New York University is having a growth spurt.
The college is proposing a massive expansion -- its largest in history -- over the next 20 years to accommodate growing enrollment and better compete with other universities for money and catchet.
The proposal calls for a new tower on Bleecker Street and 3 million square feet of new offices, dormitories and classrooms in the Greenwich Village area. It also includes a new engineering school in Brooklyn and a satellite campus on Governors Island.
The projects, which would expand NYU's physical plant by 40 percent, still need approval from city agencies.
They've already been met with concern from some neighbors and preservationists worried about overwhelming the historic area. And the city's top economic development official says there's no guarantee the plan will get approved.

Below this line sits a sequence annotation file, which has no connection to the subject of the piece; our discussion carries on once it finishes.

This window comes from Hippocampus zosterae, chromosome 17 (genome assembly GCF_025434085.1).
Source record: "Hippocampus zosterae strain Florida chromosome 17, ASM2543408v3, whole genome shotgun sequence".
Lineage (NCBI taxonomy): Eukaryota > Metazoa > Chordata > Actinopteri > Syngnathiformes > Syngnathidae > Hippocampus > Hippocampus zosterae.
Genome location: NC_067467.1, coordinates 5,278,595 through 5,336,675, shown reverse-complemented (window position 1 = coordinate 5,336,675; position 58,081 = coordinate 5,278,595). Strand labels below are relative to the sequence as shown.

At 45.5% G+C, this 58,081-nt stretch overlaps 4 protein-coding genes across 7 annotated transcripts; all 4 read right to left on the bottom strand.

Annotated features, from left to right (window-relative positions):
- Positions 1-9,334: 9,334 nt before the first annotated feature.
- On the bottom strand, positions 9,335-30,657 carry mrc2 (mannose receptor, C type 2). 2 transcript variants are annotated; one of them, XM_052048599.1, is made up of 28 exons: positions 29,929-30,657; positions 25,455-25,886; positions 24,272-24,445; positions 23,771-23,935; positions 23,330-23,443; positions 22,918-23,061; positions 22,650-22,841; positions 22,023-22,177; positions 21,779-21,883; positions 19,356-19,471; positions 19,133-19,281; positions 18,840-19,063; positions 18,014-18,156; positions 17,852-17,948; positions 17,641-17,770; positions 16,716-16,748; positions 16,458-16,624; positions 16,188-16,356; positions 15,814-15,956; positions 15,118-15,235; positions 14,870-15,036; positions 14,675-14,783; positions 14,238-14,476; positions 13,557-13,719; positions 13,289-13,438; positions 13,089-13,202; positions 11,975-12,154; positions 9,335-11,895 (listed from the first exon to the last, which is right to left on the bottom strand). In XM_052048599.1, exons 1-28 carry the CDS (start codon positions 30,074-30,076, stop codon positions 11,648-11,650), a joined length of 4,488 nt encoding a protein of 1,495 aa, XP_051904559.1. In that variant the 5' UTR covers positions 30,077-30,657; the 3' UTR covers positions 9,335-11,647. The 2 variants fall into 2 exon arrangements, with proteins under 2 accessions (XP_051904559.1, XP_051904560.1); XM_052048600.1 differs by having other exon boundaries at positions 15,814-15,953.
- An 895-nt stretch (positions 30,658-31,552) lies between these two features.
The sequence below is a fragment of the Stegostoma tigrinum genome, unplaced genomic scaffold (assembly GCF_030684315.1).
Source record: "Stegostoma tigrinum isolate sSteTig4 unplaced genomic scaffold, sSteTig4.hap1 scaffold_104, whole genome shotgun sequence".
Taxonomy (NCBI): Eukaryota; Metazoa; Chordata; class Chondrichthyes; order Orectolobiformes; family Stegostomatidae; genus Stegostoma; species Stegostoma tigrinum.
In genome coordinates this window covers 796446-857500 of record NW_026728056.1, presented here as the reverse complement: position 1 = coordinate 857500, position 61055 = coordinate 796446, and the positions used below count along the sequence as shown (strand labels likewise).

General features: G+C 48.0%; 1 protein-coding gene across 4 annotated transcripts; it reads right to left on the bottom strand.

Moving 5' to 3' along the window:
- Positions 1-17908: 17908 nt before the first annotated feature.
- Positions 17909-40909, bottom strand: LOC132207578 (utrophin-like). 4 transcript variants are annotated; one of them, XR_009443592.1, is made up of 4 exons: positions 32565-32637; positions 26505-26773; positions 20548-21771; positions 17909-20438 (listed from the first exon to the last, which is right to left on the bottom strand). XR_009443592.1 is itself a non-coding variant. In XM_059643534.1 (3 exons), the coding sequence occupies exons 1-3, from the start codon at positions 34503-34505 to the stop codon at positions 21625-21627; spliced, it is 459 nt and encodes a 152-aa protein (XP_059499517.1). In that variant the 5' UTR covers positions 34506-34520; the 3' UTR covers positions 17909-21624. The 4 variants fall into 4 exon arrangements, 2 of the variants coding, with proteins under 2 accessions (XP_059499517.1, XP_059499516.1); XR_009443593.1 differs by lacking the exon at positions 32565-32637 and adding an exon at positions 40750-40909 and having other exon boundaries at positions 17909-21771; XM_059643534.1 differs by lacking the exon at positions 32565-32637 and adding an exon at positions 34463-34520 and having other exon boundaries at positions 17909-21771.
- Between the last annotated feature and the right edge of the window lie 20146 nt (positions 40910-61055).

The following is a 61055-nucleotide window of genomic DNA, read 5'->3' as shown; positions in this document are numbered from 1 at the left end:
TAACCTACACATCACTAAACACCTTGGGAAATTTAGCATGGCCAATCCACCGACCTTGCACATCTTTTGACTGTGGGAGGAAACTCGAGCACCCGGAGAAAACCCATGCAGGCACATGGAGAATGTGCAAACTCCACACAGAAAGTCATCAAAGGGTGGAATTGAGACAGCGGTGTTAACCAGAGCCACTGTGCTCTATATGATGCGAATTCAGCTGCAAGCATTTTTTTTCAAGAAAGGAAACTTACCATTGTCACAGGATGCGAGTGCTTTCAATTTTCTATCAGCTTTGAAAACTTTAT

"They've been deliberate and thoughtful," Deputy Mayor Robert Lieber told The New York Times. "That doesn't mean it's all going to go exactly as they intended. There's lots of opportunity for discussion here."
NYU says it needs to expand to keep up in today's collegiate environment, and said it took the time to devise a detailed proposal that takes neighbors' concerns and architectural quality into account.
"It's clear that NYU had a history of moving forward without listening," NYU president John Sexton told the Times. "What this process allowed us to do is take advantage of the wisdom that's out there."
The plan will be formally introduced at a series of events in April.
The number of students living in NYC housing tripled to 12,000 between 1991 and 2001, and school officials expect the total student body to reach 46,500 by 2031, up from the current 41,000, reports the Times.